In this Book

buy this book Buy This Book in Print
summary
Military Politics and Democracy in the Andes challenges conventional theories regarding military behavior in post-transition democracies. Through a deeply researched comparative analysis of the Ecuadorian and Peruvian armies, Maiah Jaskoski argues that militaries are concerned more with the predictability of their missions than with sovereignty objectives set by democratically elected leaders. Jaskoski gathers data from interviews with public officials, private sector representatives, journalists, and more than 160 Peruvian and Ecuadorian officers from all branches of the military. The results are surprising. Ecuador’s army, for example, fearing the uncertainty of border defense against insurgent encroachment in the north, neglected this duty, thereby sacrificing the state’s security goals, acting against government orders, and challenging democratic consolidation. Instead of defending the border, the army has opted to carry out policing functions within Ecuador, such as combating the drug trade. Additionally, by ignoring its duty to defend sovereignty, the army is available to contract out its policing services to paying, private companies that, relative to the public, benefit disproportionately from army security. Jaskoski also looks briefly at this theory's implications for military responsiveness to government orders in democratic Bolivia, Colombia, and Venezuela, and in newly formed democracies more broadly.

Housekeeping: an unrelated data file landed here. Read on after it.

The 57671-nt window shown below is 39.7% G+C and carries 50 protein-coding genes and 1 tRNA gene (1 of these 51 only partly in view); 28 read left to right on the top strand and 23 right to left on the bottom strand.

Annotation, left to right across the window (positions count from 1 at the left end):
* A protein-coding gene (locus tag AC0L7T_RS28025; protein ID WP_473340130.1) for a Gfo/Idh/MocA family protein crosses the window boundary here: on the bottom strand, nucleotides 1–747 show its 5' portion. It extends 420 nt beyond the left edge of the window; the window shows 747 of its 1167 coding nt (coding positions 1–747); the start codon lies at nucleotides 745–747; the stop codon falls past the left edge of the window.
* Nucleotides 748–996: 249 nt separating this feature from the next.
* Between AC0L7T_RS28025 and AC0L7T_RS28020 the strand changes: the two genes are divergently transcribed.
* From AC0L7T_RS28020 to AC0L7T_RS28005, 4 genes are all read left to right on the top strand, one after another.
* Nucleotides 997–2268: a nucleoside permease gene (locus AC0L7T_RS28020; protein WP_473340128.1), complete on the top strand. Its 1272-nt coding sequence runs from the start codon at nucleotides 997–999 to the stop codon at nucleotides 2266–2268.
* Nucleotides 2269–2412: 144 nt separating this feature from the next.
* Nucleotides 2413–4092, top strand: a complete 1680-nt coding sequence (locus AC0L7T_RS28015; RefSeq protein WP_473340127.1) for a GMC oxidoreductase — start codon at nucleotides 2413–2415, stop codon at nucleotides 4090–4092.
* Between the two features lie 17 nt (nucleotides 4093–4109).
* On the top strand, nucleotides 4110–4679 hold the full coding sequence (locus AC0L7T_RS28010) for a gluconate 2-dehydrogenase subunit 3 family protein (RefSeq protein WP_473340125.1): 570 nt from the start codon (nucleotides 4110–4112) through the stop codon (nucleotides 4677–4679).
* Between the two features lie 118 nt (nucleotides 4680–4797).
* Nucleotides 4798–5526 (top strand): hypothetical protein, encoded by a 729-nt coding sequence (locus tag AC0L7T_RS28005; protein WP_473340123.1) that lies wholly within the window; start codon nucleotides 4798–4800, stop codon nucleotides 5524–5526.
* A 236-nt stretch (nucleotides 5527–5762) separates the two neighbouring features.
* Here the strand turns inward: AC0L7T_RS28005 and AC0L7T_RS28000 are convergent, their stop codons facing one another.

Table of Contents

  1. Cover
  2. p. 1
  3. restricted access
    • Download PDF Download
    contents
  1. Title Page, Copyright
  2. pp. 2-7
  3. restricted access
    • Download PDF Download
    contents
  1. Contents
  2. pp. vii-viii
  3. restricted access
    • Download PDF Download
    contents
  1. Acknowledgments
  2. pp. ix-xii
  3. restricted access
    • Download PDF Download
    contents
  1. Acronyms and Abbreviations
  2. pp. xiii-xvi
  3. restricted access
    • Download PDF Download
    contents
  1. 1. Military Mission Performance in Latin America
  2. pp. 1-22
  3. restricted access
    • Download PDF Download
    contents
  1. 2. Civil-Military Relations in Democratic Peru and Ecuador
  2. pp. 23-36
  3. restricted access
    • Download PDF Download
    contents
  1. 3. Army Mission Performance in Post-Transition Peru and Ecuador, 1980s–1990s
  2. pp. 37-57
  3. restricted access
    • Download PDF Download
    contents
  1. 4. Mission Constraint and Neglect of Counterinsurgency: Peru since 2000
  2. pp. 58-114
  3. restricted access
    • Download PDF Download
    contents
  1. 5. Mission Overload and Neglect of Border Defense: Ecuador since 2000
  2. pp. 115-164
  3. restricted access
    • Download PDF Download
    contents
  1. 6. Battalions for Hire: Private Army Contracts in Peru and Ecuador
  2. pp. 165-183
  3. restricted access
    • Download PDF Download
    contents
  1. 7. Comparative Perspectives on Military Mission Performance
  2. pp. 184-206
  3. restricted access
    • Download PDF Download
    contents
  1. Appendix. Field Research Methodology
  2. pp. 207-214
  3. restricted access
    • Download PDF Download
    contents
  1. Notes
  2. pp. 215-248
  3. restricted access
    • Download PDF Download
    contents
  1. References
  2. pp. 249-280
  3. restricted access
    • Download PDF Download
    contents
  1. Index
  2. pp. 281-288
  3. restricted access
    • Download PDF Download
    contents

Additional Information

ISBN
9781421409085
Related ISBN
9781421409078
MARC Record
OCLC
850179651
Pages
312
Launched on MUSE
2013-08-13
Language
English
Open Access
No
Back To Top

This website uses cookies to ensure you get the best experience on our website. Without cookies your experience may not be seamless.